Making the T 57 Bugatti Aerolithe body from magnesium seemed at first to be an easy thing to accomplish. Three weeks spent experimenting with magnesium alloy; an alloy once called elektron proved that nothing that we knew about forming aluminum, steel or any other metal applied to elektron. In the last column I described the challenges; here is how we got around them.
First, magnesium burns and does so with a light so bright that you can't look at it. This was our first concern. Just what is required to get it burning and more importantly, how do you extinguish it once it is involved? These are important considerations considering that the forming of metal and most especially its joining generates or requires heat.
We found that it is not as easy to ignite as one might think and that it is the ragged edges left from cutting it which look a little like broken plywood that are vulnerable to ignition. File those edges round and the risks are reduced greatly. Next of course, the filings and dust created while working magnesium are far more dangerous. The solution to that is a continuous cleaning process where each task is cleaned up on an ongoing basis, a bit of a challenge for the metal shop at times.
Magnesium's reluctance to bend like aluminum left us shaking our heads for a day or so. Every time we tried to from it, it would bend a few degrees and then snap.
It did not look good; we were not achieving even fifty percent of the angles we required to create the coachwork. Another discovery was made as well. If you tried a compound curve in two parts the material would forget the first bend as you were implementing the second, wanting to only take a simple curve and having an incredible molecular memory. Looking into the molecular composition of the metal we started to understand the challenge. Magnesium is composed of hexagonal molecules and these in relationship with its crystalline structure give it many of its unusual properties.
We did discover that in mass it was fairly difficult to set on fire so that opened the door to two processes that we thought might be barred to us. The first was welding. In order to create the coachwork it was becoming obvious that we were going to have to create each major panel from lots of little pieces and to accomplish this we were going to have to weld them.
Experiments with inert gas welding and using magnesium welding rod showed that it welded beautifully. The inert gas raises the safety level denying combustion.
That however did not solve another problem. We could not make some of the short and acutely curved sections by welding dozens of tiny little bits so how were we to do it? The solution required heat and just enough to make the material slump without turning it to a combustible liquid. Believe it or not, within short order we were slumping flat sheets of magnesium over a curved from and using oxy acetylene flame to accomplish it.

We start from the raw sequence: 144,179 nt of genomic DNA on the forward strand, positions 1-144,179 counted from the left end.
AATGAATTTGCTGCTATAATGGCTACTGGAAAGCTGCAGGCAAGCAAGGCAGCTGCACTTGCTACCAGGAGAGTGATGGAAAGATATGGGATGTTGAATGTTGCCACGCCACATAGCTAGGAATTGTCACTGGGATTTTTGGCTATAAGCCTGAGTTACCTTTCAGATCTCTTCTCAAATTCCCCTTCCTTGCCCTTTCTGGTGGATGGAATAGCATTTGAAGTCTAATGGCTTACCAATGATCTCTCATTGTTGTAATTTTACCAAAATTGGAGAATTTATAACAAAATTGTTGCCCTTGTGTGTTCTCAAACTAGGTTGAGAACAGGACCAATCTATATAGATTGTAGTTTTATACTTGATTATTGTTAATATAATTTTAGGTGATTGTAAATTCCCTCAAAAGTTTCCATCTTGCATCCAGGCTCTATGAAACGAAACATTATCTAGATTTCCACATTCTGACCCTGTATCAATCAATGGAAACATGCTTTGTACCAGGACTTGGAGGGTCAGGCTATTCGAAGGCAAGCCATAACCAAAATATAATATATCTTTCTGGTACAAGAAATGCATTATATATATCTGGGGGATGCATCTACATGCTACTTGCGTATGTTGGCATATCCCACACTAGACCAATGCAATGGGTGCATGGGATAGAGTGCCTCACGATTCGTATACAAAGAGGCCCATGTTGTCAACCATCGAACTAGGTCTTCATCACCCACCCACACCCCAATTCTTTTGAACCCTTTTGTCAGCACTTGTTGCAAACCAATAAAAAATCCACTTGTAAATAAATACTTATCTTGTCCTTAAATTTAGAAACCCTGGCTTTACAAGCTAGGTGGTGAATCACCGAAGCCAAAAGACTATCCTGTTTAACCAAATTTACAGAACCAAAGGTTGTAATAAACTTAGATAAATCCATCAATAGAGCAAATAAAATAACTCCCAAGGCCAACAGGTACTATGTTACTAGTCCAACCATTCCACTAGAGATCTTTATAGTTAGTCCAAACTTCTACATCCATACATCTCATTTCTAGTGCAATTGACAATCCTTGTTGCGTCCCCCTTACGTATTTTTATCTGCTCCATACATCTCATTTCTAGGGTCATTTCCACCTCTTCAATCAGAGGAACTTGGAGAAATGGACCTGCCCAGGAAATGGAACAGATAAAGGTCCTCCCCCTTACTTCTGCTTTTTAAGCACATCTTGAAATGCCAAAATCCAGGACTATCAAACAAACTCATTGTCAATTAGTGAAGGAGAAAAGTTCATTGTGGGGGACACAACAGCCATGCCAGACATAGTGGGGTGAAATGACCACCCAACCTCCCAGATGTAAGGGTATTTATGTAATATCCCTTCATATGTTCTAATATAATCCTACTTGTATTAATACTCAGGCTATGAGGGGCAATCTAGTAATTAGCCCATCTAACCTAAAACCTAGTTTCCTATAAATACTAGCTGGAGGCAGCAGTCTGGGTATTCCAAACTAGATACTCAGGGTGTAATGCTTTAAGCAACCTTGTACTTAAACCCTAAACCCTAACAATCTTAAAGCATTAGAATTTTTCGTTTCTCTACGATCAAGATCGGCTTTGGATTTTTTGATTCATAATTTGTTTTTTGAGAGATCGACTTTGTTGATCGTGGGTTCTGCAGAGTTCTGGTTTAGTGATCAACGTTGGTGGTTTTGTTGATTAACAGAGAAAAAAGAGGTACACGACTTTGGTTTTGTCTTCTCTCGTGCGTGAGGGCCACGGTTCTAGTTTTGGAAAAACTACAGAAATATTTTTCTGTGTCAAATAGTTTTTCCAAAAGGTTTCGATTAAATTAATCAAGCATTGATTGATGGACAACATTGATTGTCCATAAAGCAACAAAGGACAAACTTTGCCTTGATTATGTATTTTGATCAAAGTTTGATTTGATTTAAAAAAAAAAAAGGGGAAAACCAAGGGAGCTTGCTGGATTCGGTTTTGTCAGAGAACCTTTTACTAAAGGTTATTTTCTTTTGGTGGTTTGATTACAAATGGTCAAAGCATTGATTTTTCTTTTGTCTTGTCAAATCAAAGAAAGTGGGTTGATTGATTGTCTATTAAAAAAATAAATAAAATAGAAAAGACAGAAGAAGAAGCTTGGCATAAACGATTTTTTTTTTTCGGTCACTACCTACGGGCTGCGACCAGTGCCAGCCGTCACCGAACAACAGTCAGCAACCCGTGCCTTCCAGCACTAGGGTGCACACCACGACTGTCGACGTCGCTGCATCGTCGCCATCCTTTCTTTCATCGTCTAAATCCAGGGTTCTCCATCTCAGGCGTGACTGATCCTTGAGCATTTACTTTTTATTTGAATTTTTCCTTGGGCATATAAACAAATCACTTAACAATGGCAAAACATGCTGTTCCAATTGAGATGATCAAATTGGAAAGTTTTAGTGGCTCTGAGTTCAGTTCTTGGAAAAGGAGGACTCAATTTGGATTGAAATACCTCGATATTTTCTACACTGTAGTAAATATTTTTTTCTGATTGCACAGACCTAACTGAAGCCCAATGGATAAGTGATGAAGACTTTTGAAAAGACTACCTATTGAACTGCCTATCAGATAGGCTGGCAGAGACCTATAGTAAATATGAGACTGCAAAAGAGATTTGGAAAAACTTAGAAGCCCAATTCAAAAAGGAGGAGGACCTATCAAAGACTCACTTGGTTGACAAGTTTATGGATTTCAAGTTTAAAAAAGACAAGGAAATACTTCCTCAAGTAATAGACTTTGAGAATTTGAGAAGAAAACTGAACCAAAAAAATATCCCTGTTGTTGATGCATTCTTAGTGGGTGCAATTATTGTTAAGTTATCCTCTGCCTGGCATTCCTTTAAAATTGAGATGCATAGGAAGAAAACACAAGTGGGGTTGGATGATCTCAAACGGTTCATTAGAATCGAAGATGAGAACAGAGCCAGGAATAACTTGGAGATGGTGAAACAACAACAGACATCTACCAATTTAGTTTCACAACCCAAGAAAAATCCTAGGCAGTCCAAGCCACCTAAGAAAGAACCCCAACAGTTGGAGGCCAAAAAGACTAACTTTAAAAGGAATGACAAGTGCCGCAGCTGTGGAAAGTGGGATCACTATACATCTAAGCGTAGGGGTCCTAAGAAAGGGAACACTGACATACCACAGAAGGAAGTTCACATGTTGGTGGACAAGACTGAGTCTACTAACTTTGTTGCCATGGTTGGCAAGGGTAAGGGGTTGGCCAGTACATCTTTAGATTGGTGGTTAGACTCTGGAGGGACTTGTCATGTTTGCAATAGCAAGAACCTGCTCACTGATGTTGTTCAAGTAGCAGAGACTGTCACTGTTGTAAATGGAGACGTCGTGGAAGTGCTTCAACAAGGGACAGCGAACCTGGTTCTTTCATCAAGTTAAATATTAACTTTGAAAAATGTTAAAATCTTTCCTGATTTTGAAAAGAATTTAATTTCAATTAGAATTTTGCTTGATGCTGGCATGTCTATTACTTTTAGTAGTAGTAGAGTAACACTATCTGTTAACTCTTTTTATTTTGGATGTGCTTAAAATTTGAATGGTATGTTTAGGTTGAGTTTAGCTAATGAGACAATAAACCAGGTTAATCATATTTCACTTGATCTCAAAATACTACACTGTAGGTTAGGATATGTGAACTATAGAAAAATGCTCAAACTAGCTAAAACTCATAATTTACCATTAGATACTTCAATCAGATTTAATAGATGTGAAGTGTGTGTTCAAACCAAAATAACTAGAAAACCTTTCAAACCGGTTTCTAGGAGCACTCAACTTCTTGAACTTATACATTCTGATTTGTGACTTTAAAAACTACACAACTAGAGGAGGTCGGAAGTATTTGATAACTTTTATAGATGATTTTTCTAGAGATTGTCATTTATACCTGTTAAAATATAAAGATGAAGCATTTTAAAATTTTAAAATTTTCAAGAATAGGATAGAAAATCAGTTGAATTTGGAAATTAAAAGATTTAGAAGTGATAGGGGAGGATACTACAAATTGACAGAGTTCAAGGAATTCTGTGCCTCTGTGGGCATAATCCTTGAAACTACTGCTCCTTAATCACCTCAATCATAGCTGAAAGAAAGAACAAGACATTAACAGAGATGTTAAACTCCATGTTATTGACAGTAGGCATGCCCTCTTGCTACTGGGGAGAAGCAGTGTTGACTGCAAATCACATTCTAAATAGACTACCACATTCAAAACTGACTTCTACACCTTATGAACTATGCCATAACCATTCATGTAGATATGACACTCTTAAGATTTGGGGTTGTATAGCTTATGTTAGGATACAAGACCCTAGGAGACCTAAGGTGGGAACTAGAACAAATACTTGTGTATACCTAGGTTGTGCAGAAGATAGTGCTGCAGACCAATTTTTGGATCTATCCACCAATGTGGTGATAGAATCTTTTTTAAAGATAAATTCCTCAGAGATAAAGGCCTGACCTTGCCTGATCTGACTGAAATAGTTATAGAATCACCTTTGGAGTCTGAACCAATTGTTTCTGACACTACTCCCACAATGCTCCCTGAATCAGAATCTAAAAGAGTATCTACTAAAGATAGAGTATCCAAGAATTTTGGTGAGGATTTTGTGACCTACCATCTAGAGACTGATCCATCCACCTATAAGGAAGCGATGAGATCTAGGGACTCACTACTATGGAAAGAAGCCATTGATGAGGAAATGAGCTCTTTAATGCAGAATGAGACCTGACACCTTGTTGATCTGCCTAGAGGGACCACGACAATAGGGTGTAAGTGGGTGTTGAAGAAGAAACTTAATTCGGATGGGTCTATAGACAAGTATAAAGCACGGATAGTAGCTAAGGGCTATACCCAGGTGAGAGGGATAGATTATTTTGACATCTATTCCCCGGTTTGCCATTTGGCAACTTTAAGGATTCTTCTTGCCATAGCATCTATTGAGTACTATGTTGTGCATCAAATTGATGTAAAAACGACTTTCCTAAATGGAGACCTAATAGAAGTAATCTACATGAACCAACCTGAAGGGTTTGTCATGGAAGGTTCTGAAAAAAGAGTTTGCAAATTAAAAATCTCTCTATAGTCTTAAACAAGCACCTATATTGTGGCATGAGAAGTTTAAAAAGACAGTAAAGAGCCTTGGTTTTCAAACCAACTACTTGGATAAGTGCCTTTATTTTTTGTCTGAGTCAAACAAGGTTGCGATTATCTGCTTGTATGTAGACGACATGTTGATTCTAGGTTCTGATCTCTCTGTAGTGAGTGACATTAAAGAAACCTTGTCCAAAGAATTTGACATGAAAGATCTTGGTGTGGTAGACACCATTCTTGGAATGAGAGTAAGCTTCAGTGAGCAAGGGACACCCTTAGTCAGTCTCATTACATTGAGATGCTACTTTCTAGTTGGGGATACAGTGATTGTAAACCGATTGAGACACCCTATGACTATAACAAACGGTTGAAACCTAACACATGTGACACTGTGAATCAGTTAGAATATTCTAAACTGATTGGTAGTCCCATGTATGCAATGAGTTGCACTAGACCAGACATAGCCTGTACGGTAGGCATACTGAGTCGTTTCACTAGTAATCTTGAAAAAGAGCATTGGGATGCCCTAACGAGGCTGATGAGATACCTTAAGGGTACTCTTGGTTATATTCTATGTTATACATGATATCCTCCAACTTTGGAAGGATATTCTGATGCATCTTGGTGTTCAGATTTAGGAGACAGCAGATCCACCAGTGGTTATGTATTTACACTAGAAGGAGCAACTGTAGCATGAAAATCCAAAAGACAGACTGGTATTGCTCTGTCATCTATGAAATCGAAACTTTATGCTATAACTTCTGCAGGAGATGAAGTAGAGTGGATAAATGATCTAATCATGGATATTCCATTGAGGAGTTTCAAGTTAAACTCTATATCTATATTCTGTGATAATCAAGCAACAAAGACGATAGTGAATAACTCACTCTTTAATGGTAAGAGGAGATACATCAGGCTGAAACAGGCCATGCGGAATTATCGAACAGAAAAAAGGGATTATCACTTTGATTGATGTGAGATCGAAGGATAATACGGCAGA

When I first heard they were experimenting on the floor below me with welding flames and magnesium I had a little conniption, visions of burning Bugattis, 50s classics, Muscle Cars, Exotics and one off Customs dancing through my head. The project manager, Mat Radman and I took an Oxy Acetylene unit outside along with a small chunk of magnesium. We also had a fire extinguisher to determine if it could be put out. Magnesium will burn in both a nitrogen atmosphere and carbon dioxide. Getting it going was no problem but it was just the edge that started to burn. The eye burning white flame was incredibly intense but moved rather slowly across the material. We used the extinguisher on it which actually did not extinguisher the flame as much as blew it into tiny pieces that burned themselves out quickly. Still, not ideal for in house work. The solution was to furnish vats of water into which the magnesium could be dropped and submerged. Its slow flame crawl rate would allow ample time to accomplish that feat.
So safety insured, we now had the beginnings of an incredibly elegant, strong and atmospherically light car body.
Curves could be created by slumping over forms; we could weld it and grind down the weld lines to invisibility and with a combination of English Wheel and Planishing Hammer we could make small pieces bend into the shapes that we required and keep their shape.
We had also determined that there was nothing that we were doing that the craftsmen of the thirties could not do just as well or better with the exception of welding with inert gases, but the same could be accomplished without inert gas, just with a little more concern for safety, and one has to remember that in 1935 you could still ride a bicycle without a helmet.